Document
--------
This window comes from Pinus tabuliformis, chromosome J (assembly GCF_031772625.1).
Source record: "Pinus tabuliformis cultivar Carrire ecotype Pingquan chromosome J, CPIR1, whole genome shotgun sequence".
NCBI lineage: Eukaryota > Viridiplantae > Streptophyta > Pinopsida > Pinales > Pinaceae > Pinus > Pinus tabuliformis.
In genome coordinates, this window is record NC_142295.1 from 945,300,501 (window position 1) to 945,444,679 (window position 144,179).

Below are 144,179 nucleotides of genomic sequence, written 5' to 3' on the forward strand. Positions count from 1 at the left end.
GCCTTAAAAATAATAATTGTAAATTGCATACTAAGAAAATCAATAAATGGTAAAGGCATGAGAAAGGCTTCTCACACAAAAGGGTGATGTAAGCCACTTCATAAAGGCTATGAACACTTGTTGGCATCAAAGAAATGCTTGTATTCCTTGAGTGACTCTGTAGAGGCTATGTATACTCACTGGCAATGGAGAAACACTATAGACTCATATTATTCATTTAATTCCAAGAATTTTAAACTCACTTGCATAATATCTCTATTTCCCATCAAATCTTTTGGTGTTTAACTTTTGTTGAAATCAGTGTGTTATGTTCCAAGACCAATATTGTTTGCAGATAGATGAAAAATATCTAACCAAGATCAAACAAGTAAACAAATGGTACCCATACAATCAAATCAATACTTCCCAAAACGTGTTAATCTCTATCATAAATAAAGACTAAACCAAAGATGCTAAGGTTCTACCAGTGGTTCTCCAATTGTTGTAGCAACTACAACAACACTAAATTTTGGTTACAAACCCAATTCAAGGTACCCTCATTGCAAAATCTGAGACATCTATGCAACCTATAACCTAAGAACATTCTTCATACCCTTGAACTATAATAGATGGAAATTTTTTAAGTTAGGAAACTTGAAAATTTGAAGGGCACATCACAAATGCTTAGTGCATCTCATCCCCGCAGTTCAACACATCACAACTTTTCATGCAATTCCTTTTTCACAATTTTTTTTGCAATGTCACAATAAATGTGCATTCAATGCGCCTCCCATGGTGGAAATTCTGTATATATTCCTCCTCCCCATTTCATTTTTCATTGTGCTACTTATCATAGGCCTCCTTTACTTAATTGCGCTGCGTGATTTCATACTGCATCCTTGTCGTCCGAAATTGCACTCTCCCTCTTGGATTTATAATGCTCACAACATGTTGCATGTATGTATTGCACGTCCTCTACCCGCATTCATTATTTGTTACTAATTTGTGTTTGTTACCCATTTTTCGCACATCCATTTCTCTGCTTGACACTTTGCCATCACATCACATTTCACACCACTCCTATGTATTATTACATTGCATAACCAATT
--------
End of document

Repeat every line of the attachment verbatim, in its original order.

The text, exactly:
This window comes from Pinus tabuliformis, chromosome J (assembly GCF_031772625.1).
Source record: "Pinus tabuliformis cultivar Carrire ecotype Pingquan chromosome J, CPIR1, whole genome shotgun sequence".
NCBI lineage: Eukaryota > Viridiplantae > Streptophyta > Pinopsida > Pinales > Pinaceae > Pinus > Pinus tabuliformis.
In genome coordinates, this window is record NC_142295.1 from 945,300,501 (window position 1) to 945,444,679 (window position 144,179).

Below are 144,179 nucleotides of genomic sequence, written 5' to 3' on the forward strand. Positions count from 1 at the left end.
GCCTTAAAAATAATAATTGTAAATTGCATACTAAGAAAATCAATAAATGGTAAAGGCATGAGAAAGGCTTCTCACACAAAAGGGTGATGTAAGCCACTTCATAAAGGCTATGAACACTTGTTGGCATCAAAGAAATGCTTGTATTCCTTGAGTGACTCTGTAGAGGCTATGTATACTCACTGGCAATGGAGAAACACTATAGACTCATATTATTCATTTAATTCCAAGAATTTTAAACTCACTTGCATAATATCTCTATTTCCCATCAAATCTTTTGGTGTTTAACTTTTGTTGAAATCAGTGTGTTATGTTCCAAGACCAATATTGTTTGCAGATAGATGAAAAATATCTAACCAAGATCAAACAAGTAAACAAATGGTACCCATACAATCAAATCAATACTTCCCAAAACGTGTTAATCTCTATCATAAATAAAGACTAAACCAAAGATGCTAAGGTTCTACCAGTGGTTCTCCAATTGTTGTAGCAACTACAACAACACTAAATTTTGGTTACAAACCCAATTCAAGGTACCCTCATTGCAAAATCTGAGACATCTATGCAACCTATAACCTAAGAACATTCTTCATACCCTTGAACTATAATAGATGGAAATTTTTTAAGTTAGGAAACTTGAAAATTTGAAGGGCACATCACAAATGCTTAGTGCATCTCATCCCCGCAGTTCAACACATCACAACTTTTCATGCAATTCCTTTTTCACAATTTTTTTTGCAATGTCACAATAAATGTGCATTCAATGCGCCTCCCATGGTGGAAATTCTGTATATATTCCTCCTCCCCATTTCATTTTTCATTGTGCTACTTATCATAGGCCTCCTTTACTTAATTGCGCTGCGTGATTTCATACTGCATCCTTGTCGTCCGAAATTGCACTCTCCCTCTTGGATTTATAATGCTCACAACATGTTGCATGTATGTATTGCACGTCCTCTACCCGCATTCATTATTTGTTACTAATTTGTGTTTGTTACCCATTTTTCGCACATCCATTTCTCTGCTTGACACTTTGCCATCACATCACATTTCACACCACTCCTATGTATTATTACATTGCATAACCAATT